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ARS Home » Midwest Area » Peoria, Illinois » National Center for Agricultural Utilization Research » Renewable Product Technology Research » Research » Publications at this Location » Publication #252334

Title: Microbial Biosensors for Selective Detection of Disaccharides

Author
item Kitova, Anna - Russian Academy Of Sciences
item Reshetilov, Anatoly - Russian Academy Of Sciences
item Ponamoreva, Olga - Tula State University (OCNIT)
item Leathers, Timothy

Submitted to: The Internet Journal of Microbiology
Publication Type: Peer Reviewed Journal
Publication Acceptance Date: 6/8/2010
Publication Date: 7/1/2010
Publication URL: http://handle.nal.usda.gov/10113/5149122
Citation: Kitova, A., Reshetilov, A., Ponamoreva, O., Leathers, T.D. 2010. Microbial biosensors for selective detection of disaccharides. The Internet Journal of Microbiology. 8(2).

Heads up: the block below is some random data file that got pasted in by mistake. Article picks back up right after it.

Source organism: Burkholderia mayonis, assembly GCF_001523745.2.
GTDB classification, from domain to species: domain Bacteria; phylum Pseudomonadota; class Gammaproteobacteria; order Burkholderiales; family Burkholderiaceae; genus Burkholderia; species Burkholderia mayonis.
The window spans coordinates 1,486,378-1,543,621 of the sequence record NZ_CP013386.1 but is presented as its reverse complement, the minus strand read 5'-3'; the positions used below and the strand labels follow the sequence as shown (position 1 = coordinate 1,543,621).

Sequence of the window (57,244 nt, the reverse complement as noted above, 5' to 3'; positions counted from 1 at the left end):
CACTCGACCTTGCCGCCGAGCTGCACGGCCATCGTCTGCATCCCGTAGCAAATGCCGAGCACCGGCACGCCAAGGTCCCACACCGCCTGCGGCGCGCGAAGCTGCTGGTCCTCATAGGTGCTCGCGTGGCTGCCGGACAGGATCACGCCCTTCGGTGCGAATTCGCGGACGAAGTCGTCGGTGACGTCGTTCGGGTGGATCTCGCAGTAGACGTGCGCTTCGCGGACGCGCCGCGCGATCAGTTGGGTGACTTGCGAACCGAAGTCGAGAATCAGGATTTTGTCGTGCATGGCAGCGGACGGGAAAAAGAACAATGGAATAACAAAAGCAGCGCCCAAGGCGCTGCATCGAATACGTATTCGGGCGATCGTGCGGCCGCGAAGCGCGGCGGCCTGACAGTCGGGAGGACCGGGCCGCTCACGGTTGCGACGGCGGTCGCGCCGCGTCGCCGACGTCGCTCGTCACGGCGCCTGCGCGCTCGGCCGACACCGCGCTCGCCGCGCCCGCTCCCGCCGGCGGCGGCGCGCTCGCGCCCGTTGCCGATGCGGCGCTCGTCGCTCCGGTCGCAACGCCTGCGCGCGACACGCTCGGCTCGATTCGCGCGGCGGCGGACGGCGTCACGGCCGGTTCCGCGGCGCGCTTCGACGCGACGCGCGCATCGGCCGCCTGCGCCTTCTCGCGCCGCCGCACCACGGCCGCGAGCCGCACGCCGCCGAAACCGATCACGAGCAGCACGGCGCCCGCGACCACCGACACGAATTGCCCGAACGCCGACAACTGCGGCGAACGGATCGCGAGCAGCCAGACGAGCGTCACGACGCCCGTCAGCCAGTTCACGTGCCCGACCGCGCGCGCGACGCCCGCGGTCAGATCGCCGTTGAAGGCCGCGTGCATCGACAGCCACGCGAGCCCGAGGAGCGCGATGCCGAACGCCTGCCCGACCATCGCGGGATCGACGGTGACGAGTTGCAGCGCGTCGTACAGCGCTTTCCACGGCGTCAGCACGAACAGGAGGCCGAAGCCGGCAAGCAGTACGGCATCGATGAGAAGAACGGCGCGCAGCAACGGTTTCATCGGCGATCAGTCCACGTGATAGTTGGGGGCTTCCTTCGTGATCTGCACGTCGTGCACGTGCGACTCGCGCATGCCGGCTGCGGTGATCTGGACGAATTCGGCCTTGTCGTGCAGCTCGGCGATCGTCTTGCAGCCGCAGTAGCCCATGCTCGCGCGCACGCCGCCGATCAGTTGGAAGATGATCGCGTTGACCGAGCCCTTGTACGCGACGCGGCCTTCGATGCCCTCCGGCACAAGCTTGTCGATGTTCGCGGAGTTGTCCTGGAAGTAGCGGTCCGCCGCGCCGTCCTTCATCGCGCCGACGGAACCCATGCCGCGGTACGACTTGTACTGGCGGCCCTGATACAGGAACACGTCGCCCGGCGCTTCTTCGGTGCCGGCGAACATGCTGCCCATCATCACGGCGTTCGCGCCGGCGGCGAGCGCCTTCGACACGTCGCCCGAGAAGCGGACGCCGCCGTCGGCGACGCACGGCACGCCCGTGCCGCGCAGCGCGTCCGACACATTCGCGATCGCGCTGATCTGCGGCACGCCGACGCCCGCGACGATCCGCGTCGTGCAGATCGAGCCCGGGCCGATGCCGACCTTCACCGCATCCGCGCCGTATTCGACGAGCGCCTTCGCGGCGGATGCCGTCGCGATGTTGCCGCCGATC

Interpretive Summary: Microorganisms were identified that were able to serve as components of biosensors for the detection of certain sugars. New methods are needed to rapidly and inexpensively measure sugars for food applications. In collaboration with scientists at the Russian Academy of Sciences, a survey of microorganisms identified two isolates that show potential for use in biosensors to selectively detect the sugars sucrose and maltose. Results are of potential value to scientists developing methods for the food industry.

Technical Abstract: Seven microbial strains were screened for their ability to detect disaccharides as components of Clark-type oxygen biosensors. Sensors responded to varying degrees to maltose, cellobiose, sucrose, and melibiose, but none responded strongly to lactose. Although microbial sensors are relatively nonspecific, it is possible to obtain differential measurements of specific substrates using multiple sensors with different relative specificities. For example, Escherichia coli strain K-802 oxidized maltose but had low activity against sucrose, while Bacillus subtilis strain VKM B-434 responded more strongly to sucrose than maltose. Furthermore, signals from these two sensors were additive for selected samples. Results suggest that a two-component biosensor utilizing these strains could be used for differential detection of sucrose and maltose.